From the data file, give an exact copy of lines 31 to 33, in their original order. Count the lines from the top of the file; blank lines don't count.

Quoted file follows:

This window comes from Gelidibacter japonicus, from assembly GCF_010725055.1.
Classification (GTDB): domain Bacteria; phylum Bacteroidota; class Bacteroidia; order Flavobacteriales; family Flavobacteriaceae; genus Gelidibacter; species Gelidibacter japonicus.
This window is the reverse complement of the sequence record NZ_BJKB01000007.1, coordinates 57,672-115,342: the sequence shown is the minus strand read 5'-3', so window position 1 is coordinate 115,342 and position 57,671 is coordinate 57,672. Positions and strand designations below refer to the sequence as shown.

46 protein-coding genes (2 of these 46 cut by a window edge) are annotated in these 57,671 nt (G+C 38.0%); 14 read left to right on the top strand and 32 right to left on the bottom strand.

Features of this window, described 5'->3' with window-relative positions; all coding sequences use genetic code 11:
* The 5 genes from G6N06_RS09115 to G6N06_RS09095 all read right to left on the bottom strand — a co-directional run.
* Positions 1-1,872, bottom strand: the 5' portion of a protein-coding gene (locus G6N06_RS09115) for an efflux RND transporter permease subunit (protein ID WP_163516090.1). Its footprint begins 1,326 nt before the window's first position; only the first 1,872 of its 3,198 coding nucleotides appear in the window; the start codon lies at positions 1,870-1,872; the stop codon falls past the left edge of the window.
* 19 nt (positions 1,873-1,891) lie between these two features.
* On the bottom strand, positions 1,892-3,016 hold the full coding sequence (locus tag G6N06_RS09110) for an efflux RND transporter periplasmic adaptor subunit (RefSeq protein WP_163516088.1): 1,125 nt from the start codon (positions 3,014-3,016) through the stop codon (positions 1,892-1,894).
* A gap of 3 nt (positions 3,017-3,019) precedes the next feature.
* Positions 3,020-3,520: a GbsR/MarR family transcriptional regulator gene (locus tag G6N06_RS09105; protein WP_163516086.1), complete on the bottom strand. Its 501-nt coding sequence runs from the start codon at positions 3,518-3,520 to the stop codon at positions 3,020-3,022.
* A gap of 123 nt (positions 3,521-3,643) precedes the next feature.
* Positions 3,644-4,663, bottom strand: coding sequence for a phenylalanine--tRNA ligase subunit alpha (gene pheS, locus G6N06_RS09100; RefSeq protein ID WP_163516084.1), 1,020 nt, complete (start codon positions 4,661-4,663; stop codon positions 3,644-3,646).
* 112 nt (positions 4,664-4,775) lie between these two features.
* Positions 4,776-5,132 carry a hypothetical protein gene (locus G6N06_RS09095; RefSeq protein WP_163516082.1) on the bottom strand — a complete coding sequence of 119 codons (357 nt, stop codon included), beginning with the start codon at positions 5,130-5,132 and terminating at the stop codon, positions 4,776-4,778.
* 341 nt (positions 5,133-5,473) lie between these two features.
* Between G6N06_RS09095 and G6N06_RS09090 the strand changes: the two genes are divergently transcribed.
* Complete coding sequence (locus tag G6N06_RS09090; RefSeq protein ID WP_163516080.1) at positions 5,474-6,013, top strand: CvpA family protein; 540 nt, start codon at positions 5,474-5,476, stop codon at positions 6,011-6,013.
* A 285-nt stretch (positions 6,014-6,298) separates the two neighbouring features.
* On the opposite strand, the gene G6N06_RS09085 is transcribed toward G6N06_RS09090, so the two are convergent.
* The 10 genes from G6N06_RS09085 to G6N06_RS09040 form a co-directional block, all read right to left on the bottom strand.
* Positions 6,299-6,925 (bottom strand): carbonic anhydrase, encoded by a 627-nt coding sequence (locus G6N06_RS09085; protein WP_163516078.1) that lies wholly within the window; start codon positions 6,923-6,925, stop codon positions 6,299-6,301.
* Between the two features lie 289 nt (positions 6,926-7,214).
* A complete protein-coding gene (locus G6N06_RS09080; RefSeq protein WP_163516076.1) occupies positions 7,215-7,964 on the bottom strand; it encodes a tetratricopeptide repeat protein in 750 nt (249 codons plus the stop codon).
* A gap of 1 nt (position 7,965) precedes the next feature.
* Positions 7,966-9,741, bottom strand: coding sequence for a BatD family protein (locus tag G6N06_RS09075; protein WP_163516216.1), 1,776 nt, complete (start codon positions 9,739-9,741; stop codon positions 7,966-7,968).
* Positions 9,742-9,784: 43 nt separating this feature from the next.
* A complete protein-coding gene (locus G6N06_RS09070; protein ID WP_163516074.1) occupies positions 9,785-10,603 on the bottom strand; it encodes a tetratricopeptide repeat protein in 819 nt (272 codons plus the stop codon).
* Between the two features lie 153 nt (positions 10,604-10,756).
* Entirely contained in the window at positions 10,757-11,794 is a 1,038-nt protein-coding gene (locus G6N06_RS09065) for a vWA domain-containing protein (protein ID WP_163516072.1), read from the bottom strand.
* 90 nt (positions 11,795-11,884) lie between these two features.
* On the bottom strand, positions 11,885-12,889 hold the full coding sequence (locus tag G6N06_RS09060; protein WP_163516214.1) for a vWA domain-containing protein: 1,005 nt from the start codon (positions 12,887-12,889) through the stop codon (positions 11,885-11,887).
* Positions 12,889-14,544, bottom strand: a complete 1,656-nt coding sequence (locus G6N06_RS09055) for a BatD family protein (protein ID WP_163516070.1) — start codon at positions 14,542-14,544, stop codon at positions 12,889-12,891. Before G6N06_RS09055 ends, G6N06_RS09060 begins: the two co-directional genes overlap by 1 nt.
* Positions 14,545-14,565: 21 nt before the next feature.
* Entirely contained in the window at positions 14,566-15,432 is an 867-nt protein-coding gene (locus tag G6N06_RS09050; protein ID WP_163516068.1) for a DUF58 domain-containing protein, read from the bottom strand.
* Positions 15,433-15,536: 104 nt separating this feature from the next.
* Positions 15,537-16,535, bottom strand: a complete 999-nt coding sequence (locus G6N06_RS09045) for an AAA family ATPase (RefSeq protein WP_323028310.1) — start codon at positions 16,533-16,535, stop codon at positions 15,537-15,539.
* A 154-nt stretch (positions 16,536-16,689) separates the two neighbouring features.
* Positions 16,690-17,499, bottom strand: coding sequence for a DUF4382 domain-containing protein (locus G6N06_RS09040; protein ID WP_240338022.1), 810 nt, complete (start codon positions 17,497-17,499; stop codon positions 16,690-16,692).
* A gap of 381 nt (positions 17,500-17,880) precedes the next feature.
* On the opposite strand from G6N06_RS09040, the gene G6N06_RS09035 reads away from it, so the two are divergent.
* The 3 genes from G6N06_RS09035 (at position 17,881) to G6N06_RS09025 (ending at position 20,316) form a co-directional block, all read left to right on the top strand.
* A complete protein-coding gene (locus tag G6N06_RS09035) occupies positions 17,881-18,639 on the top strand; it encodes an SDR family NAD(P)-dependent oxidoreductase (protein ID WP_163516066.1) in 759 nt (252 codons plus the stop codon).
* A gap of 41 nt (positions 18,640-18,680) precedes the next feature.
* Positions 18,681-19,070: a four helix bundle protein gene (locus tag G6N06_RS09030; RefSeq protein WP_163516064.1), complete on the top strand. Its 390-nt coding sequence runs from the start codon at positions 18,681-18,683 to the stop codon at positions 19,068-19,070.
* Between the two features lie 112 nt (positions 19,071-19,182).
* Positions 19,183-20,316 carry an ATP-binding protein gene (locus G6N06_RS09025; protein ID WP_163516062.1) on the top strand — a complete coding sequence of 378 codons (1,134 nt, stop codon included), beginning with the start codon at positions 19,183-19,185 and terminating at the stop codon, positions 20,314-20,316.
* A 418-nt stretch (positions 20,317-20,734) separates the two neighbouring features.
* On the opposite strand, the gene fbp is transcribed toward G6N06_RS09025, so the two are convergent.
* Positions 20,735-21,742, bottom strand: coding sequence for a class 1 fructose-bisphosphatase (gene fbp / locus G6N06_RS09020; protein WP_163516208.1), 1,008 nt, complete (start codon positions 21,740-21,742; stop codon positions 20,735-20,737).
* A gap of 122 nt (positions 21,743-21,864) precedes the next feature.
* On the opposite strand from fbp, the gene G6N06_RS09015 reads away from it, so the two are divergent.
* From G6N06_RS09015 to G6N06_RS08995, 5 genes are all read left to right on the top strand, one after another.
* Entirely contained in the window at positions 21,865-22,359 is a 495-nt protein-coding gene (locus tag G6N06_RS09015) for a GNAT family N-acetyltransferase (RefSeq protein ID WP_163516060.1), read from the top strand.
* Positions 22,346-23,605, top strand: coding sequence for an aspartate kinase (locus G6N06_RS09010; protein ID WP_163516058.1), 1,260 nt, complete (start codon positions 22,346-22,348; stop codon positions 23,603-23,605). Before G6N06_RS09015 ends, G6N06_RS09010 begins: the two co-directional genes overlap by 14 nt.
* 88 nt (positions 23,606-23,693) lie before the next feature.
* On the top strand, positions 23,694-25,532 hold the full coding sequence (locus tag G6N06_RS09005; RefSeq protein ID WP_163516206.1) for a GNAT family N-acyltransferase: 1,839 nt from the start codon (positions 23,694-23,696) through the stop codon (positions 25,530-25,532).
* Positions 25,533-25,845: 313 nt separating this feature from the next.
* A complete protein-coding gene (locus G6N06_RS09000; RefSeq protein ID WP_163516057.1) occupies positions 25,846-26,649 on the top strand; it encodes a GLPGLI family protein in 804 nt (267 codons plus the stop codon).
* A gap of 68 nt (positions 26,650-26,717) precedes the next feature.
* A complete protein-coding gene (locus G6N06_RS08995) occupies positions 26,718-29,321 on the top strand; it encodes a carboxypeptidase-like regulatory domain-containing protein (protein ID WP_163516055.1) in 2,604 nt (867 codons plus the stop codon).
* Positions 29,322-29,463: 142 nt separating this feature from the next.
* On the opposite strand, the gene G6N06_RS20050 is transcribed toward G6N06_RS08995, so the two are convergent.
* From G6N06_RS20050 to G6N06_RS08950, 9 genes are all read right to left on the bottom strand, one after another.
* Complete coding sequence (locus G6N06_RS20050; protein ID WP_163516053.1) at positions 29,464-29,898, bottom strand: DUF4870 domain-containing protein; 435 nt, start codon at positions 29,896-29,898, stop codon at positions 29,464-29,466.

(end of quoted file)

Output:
* 90 nt (positions 11,795-11,884) lie between these two features.
* On the bottom strand, positions 11,885-12,889 hold the full coding sequence (locus tag G6N06_RS09060; protein WP_163516214.1) for a vWA domain-containing protein: 1,005 nt from the start codon (positions 12,887-12,889) through the stop codon (positions 11,885-11,887).
* Positions 12,889-14,544, bottom strand: a complete 1,656-nt coding sequence (locus G6N06_RS09055) for a BatD family protein (protein ID WP_163516070.1) — start codon at positions 14,542-14,544, stop codon at positions 12,889-12,891. Before G6N06_RS09055 ends, G6N06_RS09060 begins: the two co-directional genes overlap by 1 nt.